- Coenzyme Q10 (ubiquinone) is a naturally occurring lipoid-soluble quinine, which by acting as an electron transporter is an essential cofactor in mitochondrial oxidative phosphorylation and generation of adenosine triphosphate.
- In its reduced form it also acts as a lipophilic antioxidant protecting cell membranes and circulating lipoproteins from oxidation. Thus, coenzyme Q 10 may protect against oxidative but its synthesis is blocked by statins.
- Statin therapy reduces Coenzyme Q10 in 2 weeks. It takes about 6 months to deplete the ubiquinone levels in muscle and it may take same amount of time to ameliorate the symptoms with coenzyme.
- Hughes K and associates have implicated low coenzyme Q10 levels as one of the factors contributing to the excess burden of heart disease in Asian Indians who are known to have lower levels than Chinese. The consistently lower values of coenzyme Q10, may also contribute to increased myalgia with statin therapy.1
- Although no significant differences were found in plasma concentrations of total cholesterol, triglycerides, and LDL between the two ethnic groups, the ratios of ubiquinol and total CoQ10 to triglycerides, total cholesterol, and LDL were significantly lower in Indian males than Chinese males.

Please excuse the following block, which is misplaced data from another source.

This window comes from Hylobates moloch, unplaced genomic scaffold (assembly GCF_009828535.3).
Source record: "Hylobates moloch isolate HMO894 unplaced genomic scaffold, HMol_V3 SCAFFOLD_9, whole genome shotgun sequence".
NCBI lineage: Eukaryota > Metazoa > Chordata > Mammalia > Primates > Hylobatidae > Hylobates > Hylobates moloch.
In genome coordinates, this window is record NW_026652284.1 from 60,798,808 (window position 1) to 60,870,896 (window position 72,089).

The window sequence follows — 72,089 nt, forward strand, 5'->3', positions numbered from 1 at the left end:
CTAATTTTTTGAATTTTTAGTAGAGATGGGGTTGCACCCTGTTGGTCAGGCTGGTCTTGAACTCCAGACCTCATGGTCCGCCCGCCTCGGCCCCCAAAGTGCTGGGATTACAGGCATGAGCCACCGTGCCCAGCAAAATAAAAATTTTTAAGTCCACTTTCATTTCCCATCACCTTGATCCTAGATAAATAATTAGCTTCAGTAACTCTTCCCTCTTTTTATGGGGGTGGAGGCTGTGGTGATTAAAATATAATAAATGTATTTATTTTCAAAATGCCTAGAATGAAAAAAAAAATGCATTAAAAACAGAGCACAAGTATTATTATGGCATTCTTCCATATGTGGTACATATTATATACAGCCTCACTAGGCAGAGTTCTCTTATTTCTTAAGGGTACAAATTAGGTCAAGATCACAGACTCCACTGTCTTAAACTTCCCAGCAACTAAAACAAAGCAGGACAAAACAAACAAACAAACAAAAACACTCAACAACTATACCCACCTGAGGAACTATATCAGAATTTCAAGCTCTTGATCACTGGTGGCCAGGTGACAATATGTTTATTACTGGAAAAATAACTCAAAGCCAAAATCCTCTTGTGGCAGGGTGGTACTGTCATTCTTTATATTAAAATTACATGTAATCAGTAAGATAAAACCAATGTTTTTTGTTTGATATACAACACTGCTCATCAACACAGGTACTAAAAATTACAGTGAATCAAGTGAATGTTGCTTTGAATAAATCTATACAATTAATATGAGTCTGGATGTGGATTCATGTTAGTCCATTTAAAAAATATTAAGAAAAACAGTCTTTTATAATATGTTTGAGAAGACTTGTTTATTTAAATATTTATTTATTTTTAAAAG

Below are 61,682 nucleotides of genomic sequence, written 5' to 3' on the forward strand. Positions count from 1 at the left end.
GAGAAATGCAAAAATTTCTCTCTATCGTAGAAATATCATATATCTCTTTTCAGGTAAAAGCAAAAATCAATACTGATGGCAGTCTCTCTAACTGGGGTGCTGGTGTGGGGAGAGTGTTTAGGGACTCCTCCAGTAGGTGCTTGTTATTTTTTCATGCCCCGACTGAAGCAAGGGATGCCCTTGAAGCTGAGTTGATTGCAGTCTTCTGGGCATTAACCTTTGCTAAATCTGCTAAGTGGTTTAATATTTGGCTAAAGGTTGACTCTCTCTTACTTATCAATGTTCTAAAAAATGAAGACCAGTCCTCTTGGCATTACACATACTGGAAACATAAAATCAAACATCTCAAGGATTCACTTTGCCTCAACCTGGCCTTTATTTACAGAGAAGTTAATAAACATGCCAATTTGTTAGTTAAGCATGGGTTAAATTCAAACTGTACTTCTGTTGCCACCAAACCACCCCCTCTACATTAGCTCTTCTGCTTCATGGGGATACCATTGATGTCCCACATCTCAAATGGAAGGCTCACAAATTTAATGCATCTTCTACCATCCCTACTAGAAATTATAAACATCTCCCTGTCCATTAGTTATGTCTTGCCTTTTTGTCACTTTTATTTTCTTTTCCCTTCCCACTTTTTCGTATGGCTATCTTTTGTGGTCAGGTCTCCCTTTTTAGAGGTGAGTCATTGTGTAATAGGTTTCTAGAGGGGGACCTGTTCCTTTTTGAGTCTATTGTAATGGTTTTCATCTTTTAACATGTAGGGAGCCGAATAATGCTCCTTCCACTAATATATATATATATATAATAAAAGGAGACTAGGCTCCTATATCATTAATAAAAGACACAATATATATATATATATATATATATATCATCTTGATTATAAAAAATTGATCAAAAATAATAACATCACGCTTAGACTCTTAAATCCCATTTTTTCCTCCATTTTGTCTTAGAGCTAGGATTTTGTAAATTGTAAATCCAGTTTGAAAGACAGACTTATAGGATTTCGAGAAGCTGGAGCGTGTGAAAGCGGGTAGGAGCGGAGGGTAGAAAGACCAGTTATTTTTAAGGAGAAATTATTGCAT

- There are anecdotal evidence of benefits on statin myalgia with coenzyme Q10 although a systemic review failed to confirm such benefit.2 Coenzyme Q10 800 to 1400 mg has been used in patients with mitochondrial disorder by neurologists. Such therapy may be beneficial in patients who have severe myalgia with statins.
1. Hughes K, Lee BL, Feng X, Lee J, Ong CN. Coenzyme Q10 and differences in coronary heart disease risk in Asian Indians and Chinese. Free Radic Biol Med. Jan 15 2002;32(2):132-138.
2. Marcoff L, Thompson PD. The role of coenzyme Q10 in statin-associated myopathy: a systematic review. J Am Coll Cardiol. Jun 12 2007;49(23):2231-2237.